09 May Going Mobile

Way back when, Pete Townsend of the English rock group The Who wrote a song titled “Going Mobile”, which was included on their 1971 album Who’s Next. Back then, mobility came in the form of automobiles, but times change, innovation takes its course, and the new revolution in mobility is video. Today’s audience is tired of bowing to the tyranny of the fixed location television, they want to take it to other rooms, buildings, towns, cities, countries, “Out in the woods, Or in the city, It’s all the same to me” as The Who would say.

Accenture released a report as part of their series on Bringing TV to Life. In it, they detail how smart phones and tablets are becoming the preferred method for content delivery, with a combined 2015 growth rate of 18% over 2014 as television declined. Mobile devices even outpaced laptops and desktop computers, which themselves have been transforming into mobile devices since the advent of products like the Apple iPad Pro and Microsoft’s Surface Pro, as preferred means to view online video. Although the TV still reigns supreme, this “sick man” of content delivery is steadily losing its dominance as the market for content consumption diversifies across devices.

As that market continues to diversify, CMO’s and CIO’s will cross paths more often as adopting data driven decision making (DDDM) practices will be instrumental in designing multiple networks, supporting consumers, developing content, selling ad space, and so forth as managing content across devices becomes a more and more pressing matter.  As long as Apple’s iOS is battling for dominance against archival Alphabet’s Android operating system, device variability will yield content incapability,  which pose a problem for DDDM to solve.  As streamingmedia.com reports:

“…two iPhone 6 models don’t share a common screen resolution, but the larger screen is about 1.4 times the size of its smaller sibling’s. Thus content creation is simplified due to a simple scale change rather than [a more complex change to] a different aspect ratio.

Similarly, content consumption is more consistent between these devices since a video created for one will display the same on the other without the need for any letterboxing.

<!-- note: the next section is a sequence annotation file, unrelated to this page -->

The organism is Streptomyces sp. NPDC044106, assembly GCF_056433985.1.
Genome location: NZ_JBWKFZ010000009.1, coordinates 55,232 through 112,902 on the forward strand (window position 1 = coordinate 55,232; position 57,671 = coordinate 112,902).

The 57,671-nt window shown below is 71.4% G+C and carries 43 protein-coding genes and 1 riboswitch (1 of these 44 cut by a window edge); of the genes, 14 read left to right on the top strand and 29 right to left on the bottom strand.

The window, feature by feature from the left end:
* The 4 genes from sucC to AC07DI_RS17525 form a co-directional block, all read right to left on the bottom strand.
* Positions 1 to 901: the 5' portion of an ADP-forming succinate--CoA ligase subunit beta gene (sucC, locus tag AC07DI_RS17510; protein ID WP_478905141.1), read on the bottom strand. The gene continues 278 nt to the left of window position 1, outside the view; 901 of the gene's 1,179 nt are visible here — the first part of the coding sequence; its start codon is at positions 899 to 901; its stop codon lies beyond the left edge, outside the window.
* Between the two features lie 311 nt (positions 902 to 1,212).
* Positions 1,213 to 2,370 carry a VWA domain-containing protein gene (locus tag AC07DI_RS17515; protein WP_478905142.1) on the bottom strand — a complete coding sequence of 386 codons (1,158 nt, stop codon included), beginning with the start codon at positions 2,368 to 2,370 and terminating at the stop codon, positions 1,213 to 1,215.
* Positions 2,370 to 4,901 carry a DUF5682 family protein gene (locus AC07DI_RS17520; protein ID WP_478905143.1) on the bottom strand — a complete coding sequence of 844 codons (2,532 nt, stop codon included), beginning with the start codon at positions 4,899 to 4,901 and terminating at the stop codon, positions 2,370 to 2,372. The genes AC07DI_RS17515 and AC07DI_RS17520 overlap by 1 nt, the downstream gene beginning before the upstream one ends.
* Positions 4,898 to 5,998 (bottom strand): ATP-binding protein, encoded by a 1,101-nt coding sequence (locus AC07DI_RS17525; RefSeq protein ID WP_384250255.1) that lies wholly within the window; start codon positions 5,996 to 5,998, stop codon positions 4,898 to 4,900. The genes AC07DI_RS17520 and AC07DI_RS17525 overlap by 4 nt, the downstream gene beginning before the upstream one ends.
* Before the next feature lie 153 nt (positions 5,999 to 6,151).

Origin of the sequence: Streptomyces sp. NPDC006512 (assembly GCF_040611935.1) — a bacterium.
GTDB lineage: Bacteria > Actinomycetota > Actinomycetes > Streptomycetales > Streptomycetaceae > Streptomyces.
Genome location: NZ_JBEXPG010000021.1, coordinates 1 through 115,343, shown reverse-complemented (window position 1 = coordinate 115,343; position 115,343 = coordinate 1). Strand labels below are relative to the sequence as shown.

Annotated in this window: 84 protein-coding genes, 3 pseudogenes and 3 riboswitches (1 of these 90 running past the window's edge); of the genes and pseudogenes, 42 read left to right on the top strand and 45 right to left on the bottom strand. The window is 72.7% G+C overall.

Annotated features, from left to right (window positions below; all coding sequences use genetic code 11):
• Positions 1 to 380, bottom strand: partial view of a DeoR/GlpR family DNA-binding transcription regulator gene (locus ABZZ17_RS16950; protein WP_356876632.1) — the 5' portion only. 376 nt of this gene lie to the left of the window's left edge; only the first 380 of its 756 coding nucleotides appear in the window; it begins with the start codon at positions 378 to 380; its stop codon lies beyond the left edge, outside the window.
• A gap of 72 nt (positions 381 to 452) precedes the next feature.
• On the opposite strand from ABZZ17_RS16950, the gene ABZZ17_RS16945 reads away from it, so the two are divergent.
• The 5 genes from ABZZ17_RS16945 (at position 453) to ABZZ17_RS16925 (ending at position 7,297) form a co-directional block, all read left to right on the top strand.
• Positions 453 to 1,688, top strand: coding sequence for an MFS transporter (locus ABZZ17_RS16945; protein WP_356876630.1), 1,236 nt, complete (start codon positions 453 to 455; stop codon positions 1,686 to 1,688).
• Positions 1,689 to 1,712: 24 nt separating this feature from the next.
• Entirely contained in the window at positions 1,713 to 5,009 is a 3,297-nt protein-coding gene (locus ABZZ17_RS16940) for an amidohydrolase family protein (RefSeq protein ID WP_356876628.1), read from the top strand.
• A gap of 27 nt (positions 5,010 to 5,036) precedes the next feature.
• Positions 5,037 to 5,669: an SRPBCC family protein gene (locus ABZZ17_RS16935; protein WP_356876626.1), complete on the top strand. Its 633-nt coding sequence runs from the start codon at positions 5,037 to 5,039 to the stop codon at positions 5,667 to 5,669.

The same can’t be said for Android phones. With the proliferation of multitier manufacturers serving different markets and audiences around the world has come a mind-boggling number of screen sizes and resolutions.”

Because Android devices are manufactured by multiple firms, unlike their standardized iOS counterparts produced and sold exclusively by Apple, a great deal of hardware variability exists across makes and models – they may use the same OS but are of different hardware – which is reflected in how content is displayed. To keep audiences satisfied, quality content  must be assured across all devices regardless of  hardware or software.

Accenture reports that this problem will be solved through a fusion of “science and art”, and it is the data provided by services like NPAW’s YOUBORA platform which link these two historical “opposites”. With the real time insights provided by YOUBORA, as Accenture notes, companies can “allow their data to permeate the organization, creating a new kind of supply chain that is automated wherever it needs to be and adds creativity where it will have the greatest impact. Successful digital service and content creation depends on the richness of the underlying data.” We couldn’t say it better ourselves.

Just another thing to think about from us here at NPAW.

 

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